I had another dot point written down, administrators at my school. Now this seems like a strange thing but I have had, and still have, some fabulous line managers over the years, deputies and principals, whatever. One in particular, Jodie, when I was working on my HAT portfolio was really encouraging and helped me to see my own potential. The influence that these people have positively or negatively is quite amazing. When they are encouraging and affirming and give you a little bit of space to try things, you know, fabulous things happen.
Yeah. Do you know what that's a really important message? If there are any school administrators listening to this podcast? Hey you're gonna make sure Jodie does at least.
Yeah, I'll let her know.
But really, the power that these people have to make or break our career.
You know, they are leaders and should be good leaders, everything that a good leader is that is supporting and empowering others. And when you get a school leader that is not a leader in any way it is not only damaging for the children at the school, but for the whole staff. Their job is so important.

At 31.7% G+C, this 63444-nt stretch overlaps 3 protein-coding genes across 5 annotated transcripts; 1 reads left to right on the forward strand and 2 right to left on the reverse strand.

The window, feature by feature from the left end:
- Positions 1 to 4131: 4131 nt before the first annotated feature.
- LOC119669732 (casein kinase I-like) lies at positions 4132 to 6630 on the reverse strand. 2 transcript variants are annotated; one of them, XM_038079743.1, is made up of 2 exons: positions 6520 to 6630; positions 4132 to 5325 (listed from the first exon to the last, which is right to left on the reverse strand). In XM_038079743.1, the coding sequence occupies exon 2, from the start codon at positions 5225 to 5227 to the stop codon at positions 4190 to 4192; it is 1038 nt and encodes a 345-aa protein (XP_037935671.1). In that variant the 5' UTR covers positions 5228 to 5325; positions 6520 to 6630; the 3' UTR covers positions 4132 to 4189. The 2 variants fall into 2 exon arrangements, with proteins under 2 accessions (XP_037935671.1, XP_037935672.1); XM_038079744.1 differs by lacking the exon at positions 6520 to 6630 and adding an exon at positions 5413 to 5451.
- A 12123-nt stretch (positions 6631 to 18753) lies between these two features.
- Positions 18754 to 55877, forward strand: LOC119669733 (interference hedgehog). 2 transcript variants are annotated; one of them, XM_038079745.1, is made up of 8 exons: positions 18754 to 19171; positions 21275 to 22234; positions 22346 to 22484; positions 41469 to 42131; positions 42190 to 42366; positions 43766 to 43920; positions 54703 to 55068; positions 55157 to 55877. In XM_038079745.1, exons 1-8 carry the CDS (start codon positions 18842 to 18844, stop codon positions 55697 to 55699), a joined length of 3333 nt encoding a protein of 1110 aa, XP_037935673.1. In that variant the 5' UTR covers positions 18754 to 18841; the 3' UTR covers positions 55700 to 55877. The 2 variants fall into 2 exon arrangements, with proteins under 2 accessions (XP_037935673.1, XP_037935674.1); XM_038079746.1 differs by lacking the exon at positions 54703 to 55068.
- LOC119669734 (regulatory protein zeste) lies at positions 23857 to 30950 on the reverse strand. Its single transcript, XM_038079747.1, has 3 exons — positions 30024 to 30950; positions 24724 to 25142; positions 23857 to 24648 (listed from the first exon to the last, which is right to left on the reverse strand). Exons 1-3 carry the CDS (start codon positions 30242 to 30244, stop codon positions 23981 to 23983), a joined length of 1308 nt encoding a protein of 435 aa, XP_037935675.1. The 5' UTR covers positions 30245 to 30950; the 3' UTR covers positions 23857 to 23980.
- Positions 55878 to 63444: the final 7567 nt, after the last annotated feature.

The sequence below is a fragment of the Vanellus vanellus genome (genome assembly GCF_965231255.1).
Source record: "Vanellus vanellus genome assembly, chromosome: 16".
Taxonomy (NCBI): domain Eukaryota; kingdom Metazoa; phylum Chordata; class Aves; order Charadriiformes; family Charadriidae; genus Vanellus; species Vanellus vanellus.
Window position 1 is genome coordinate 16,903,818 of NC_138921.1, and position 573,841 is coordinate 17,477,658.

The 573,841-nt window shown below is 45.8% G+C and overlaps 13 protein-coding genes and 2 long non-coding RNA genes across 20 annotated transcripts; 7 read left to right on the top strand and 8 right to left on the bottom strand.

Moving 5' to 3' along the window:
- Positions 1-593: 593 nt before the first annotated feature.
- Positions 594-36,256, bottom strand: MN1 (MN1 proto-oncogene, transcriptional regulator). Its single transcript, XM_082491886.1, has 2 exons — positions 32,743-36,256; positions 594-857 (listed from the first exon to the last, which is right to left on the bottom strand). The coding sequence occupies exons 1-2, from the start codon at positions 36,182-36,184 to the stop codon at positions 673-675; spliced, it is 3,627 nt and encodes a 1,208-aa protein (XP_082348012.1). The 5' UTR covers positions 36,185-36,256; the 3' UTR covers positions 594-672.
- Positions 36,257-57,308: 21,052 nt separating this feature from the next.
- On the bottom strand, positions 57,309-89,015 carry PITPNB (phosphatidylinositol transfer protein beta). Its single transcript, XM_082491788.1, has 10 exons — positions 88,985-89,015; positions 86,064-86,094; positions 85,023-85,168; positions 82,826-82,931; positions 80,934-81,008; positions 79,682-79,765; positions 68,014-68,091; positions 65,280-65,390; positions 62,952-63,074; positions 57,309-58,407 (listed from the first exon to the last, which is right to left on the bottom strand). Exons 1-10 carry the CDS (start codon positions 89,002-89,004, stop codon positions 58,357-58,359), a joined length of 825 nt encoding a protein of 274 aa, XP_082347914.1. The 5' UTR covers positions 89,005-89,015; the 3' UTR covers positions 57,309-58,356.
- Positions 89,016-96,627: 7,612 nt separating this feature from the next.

I think, you know, we can't underestimate or overestimate, whichever one it is, I don't know. I want to know which one it is now. We can't overestimate the importance of just that little email saying thanks for doing that. That was fabulous. You know, that really is important. And administrators who do that or us who do that too, for children or for other staff members? It has a huge impact.
It does. And you know it reminds me of that old saying, you know, you catch more flies with honey than, was it lemon?
Yeah, something yucky. So you just want to, you know I have the best administrators in the world at the moment. And I don't think I could work any harder. But if I could, I would.